Block on Trump's Asylum Ban Upheld by Supreme Court
Just because your business (technically) violates one federal law, doesn't mean you're off the hook for the rest. Helix TCS, Inc., a security company that caters to state-sanctioned marijuana businesses in Colorado, claimed that because its employment activities violated the Controlled Substances Act, it did not need to follow Federal Labor Standards Act rules on overtime.
Well, it was worth a shot.
Throughout this case's journey through 10th Circuit courts, Helix stuck to its almost-too-logical argument: Because marijuana is still illegal at the federal level, Helix is engaged in a criminal enterprise and therefore not subject to federal employee protection laws.
The District Court rejected this argument entirely, saying case law was clear that employers are not excused from complying with the FLSA "just because their business practices may violate federal law." This type of severability makes sense - if a business could escape the obligations of all federal laws by breaking one, there would be no one left in compliance.
The 10th Circuit appeals panel affirmed the trial court's decision, denying Helix's motion to dismiss. Again, the court resoundingly disagreed with Helix's logic, stating that engaging in business practices that are federally prohibited does not exempt an employer from following the FLSA. The panel found that the plaintiff, a Helix employee who claims he was denied overtime pay, could pursue his claims in district court.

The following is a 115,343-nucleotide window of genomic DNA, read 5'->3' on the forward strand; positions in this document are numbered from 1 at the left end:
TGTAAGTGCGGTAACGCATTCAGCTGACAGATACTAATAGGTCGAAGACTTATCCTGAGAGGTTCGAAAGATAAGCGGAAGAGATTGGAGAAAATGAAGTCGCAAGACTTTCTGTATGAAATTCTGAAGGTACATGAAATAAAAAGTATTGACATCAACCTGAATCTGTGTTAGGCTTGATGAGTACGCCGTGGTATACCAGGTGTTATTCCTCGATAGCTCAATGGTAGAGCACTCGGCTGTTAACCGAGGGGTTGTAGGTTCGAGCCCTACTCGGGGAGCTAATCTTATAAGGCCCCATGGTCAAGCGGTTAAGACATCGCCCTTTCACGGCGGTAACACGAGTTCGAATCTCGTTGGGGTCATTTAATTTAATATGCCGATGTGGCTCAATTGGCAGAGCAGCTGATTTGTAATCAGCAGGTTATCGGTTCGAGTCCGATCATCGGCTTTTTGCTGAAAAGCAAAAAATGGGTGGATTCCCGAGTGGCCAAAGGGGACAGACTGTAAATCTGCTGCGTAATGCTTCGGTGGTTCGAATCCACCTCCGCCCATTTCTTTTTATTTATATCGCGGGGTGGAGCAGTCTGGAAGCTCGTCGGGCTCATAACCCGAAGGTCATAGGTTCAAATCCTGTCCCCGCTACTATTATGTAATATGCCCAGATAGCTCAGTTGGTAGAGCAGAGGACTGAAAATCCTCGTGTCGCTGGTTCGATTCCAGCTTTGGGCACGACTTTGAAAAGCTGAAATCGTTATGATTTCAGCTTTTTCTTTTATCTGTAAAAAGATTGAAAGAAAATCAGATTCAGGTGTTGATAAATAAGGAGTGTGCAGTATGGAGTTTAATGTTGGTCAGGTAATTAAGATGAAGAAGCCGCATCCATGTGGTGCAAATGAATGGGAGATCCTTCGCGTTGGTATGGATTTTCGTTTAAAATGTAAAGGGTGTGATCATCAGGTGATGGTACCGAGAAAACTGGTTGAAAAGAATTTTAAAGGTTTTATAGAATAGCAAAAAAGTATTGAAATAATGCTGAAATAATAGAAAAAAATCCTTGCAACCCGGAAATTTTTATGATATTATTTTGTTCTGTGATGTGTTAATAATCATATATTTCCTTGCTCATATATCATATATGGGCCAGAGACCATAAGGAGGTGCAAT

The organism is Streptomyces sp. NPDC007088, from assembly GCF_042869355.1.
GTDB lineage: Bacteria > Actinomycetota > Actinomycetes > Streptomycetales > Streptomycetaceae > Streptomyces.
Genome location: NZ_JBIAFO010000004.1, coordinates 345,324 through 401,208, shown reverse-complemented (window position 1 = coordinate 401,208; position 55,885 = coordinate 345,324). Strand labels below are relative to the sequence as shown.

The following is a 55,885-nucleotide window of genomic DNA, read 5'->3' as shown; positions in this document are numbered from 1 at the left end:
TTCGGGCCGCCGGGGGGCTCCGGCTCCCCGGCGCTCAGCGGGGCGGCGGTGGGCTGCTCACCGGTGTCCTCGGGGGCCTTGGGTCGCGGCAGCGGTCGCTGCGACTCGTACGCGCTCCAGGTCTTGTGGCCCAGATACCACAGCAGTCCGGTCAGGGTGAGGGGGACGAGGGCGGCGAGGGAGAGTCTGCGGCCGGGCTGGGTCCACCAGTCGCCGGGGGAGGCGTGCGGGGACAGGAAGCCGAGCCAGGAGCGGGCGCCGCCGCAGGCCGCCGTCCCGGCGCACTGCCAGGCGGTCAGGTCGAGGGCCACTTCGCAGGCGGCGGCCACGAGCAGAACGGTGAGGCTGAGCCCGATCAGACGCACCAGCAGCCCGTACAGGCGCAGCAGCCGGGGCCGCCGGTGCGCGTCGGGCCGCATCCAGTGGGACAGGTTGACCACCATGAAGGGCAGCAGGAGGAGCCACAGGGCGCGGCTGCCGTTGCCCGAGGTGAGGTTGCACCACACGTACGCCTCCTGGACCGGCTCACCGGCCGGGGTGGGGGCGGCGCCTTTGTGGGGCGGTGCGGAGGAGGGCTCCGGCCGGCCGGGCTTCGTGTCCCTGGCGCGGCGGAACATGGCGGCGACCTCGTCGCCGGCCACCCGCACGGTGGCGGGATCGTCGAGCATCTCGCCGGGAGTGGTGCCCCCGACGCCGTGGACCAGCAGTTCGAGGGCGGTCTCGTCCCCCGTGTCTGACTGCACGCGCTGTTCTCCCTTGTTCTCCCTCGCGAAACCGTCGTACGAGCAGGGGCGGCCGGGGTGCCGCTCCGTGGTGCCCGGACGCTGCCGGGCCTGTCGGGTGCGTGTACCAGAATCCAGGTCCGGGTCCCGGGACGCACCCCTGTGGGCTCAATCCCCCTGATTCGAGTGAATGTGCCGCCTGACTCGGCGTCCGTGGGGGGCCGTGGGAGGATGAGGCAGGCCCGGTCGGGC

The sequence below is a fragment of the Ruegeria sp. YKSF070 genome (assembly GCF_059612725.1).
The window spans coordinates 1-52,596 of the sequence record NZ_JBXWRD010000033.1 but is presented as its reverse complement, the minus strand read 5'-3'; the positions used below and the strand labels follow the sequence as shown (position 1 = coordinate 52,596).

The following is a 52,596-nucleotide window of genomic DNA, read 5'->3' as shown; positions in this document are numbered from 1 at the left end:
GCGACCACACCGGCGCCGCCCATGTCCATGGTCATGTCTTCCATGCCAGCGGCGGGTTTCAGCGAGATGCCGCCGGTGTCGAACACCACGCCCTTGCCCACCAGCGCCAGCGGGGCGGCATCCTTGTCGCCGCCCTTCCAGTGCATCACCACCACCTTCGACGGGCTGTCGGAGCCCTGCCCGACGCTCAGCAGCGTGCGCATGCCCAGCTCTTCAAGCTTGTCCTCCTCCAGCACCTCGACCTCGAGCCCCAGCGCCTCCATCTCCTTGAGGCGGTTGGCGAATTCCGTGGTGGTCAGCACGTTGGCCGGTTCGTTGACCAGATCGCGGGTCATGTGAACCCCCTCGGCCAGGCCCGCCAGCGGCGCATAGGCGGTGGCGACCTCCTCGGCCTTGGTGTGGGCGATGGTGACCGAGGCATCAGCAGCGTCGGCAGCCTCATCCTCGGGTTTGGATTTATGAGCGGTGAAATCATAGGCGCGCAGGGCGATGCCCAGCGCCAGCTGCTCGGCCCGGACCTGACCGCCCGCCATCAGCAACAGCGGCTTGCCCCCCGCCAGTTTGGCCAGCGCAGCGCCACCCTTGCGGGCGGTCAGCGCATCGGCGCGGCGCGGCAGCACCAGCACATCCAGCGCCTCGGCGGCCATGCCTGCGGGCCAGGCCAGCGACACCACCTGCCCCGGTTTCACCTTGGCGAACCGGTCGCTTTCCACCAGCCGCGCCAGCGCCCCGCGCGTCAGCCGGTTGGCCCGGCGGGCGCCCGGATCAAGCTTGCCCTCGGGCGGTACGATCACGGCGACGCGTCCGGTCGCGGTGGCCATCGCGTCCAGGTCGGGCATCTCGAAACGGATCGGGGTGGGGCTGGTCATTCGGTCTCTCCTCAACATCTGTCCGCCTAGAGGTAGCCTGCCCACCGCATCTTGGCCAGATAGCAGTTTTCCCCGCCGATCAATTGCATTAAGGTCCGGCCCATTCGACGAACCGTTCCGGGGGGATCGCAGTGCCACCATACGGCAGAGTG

Unwilling to accept this conclusion, Helix filed a petition for a rehearing en banc. If granted, all 10th Circuit judges will weigh in on the issue (more than likely with the same result). In the meantime, employers operating in cannabusiness are better off complying with federal employment laws, as it seems the courts are not willing to throw all the rules out the window just yet.
For more information on the legal challenges facing marijuana businesses, check out FindLaw's new Cannabis Law section!